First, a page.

Someone Else’s War

Someone Else’s War

When Your Child Joins the War Against ISIS

29 minutes 2019 10.00/10 based on 1 votes

Nothing can prepare you for hearing that your child was murdered in a foreign country while fighting for somebody else’s freedom. You aren’t sure whether you should be consumed by pride or anger at the randomness of life.

What makes it even more painful for friends is the fact that there were no goodbyes. Maybe it was fear of being talked out of the decision. That means there is no closure for them.

Anna Campbell went against the British Government’s will and joined the fight against the Islamic State in Syria. She was not the only one, of course. At least 20 Britons have done the same and joined the Kurdish resistance. So far eight have died in combat. The Kurds have invited the parents of the deceased to Syria but only three fathers have accepted.

Jac Holmes was only 24 years old when he died in 2017. His father chose to visit the places where his son fought. He wanted to get a sense of what it was that made his son feel this was his war too. From a young age, Jac developed a love for firearms and even joined the ‘Daesh Hunting Club’ back home. Daesh is the name for the Salafi jihadist militant group. His decision to become a freedom fighter was not made overnight; he wanted to do much more than simply raise awareness.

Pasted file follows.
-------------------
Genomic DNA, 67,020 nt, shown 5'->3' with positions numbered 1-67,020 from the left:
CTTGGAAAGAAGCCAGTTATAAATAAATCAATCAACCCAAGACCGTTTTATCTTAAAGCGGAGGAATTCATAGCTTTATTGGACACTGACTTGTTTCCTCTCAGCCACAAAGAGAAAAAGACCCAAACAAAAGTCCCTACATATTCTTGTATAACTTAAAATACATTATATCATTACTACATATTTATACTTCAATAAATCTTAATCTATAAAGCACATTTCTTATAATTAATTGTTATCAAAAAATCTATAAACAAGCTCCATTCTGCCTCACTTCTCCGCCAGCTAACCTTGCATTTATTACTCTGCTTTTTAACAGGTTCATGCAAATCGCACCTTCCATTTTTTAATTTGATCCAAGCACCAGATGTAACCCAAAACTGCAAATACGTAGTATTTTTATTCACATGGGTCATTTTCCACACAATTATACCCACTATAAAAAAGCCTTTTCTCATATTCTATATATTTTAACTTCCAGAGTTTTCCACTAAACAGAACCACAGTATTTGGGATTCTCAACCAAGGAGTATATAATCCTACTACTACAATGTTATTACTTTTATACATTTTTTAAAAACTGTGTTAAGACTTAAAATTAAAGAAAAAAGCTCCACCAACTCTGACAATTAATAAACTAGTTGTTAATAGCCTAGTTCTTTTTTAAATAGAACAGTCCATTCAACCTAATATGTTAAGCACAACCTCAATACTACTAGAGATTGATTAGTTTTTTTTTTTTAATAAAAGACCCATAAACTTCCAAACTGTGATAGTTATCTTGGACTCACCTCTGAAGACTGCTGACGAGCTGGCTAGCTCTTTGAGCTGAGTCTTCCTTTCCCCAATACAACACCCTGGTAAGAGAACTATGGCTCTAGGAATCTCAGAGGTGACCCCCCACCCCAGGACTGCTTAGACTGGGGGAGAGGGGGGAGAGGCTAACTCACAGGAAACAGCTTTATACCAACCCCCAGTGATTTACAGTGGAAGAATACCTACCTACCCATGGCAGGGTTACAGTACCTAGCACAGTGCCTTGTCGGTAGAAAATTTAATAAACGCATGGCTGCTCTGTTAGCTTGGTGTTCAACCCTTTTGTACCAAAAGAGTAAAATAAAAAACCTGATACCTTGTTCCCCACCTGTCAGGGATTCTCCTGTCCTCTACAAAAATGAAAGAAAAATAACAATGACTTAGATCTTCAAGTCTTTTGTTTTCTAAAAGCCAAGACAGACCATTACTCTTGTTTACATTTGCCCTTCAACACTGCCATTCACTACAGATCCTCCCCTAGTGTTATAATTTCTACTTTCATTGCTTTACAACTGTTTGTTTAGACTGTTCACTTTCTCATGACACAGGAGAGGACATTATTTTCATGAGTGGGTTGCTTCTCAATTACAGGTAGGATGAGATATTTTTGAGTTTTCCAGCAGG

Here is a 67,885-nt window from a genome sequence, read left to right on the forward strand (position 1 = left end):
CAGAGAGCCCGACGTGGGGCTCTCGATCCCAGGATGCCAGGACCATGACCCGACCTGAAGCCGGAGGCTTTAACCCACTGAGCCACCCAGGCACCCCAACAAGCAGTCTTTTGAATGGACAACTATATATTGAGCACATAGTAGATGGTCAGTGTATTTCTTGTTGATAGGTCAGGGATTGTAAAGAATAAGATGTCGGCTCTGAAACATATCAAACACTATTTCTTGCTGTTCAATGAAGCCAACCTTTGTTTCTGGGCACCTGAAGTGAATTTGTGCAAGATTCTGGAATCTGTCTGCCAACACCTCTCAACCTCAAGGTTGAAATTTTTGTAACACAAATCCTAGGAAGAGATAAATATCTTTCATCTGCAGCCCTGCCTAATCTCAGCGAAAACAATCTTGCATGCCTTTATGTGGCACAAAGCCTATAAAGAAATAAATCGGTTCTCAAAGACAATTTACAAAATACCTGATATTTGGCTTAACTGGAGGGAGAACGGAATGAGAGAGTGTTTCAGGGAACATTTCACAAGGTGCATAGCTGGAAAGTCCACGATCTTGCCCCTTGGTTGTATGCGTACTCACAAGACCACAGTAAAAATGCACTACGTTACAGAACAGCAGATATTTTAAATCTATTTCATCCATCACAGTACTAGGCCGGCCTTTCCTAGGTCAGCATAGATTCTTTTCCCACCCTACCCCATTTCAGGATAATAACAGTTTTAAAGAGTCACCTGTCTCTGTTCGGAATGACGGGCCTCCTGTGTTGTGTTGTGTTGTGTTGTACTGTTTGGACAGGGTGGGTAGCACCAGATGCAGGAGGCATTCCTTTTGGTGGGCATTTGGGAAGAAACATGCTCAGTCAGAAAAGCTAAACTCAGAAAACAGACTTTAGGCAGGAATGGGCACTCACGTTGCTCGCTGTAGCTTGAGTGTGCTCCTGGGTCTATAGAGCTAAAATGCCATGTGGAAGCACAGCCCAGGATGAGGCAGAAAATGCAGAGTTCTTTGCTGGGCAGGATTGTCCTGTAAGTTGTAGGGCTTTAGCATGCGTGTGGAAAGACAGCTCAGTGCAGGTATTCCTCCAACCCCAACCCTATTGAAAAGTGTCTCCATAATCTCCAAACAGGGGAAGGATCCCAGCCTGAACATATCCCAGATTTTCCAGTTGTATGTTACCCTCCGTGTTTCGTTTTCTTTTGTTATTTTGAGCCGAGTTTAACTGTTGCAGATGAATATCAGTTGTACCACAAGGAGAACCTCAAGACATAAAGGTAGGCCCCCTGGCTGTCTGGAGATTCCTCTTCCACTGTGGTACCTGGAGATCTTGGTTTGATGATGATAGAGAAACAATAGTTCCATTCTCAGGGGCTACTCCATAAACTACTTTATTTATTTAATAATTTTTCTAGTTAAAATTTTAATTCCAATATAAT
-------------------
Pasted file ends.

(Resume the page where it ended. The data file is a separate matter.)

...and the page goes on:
Kosta Scurfield was 25 when he died in Syria in 2015. His parents knew very little about what he was doing over there. As a young man he was always very disciplined, so much so that he looked down on playing. He joined the Royal Marines but felt let down when they decided not to go into Northern Syria.

Anna Campbell believed that love is what should drive the decision to join the revolution. In retrospect her father thinks she was not ready for military action. He attributes her death to her being too young and too impetuous to weigh the risks properly.

The parents are understandably angry with the Kurds and maybe offended that the Westerners were put on the front line. In spite of their anger, they still want to see for themselves what exactly it was that their children died for.  It could be a search for closure or it could be a need for understanding what really happened. Watch this thought-provoking film now.

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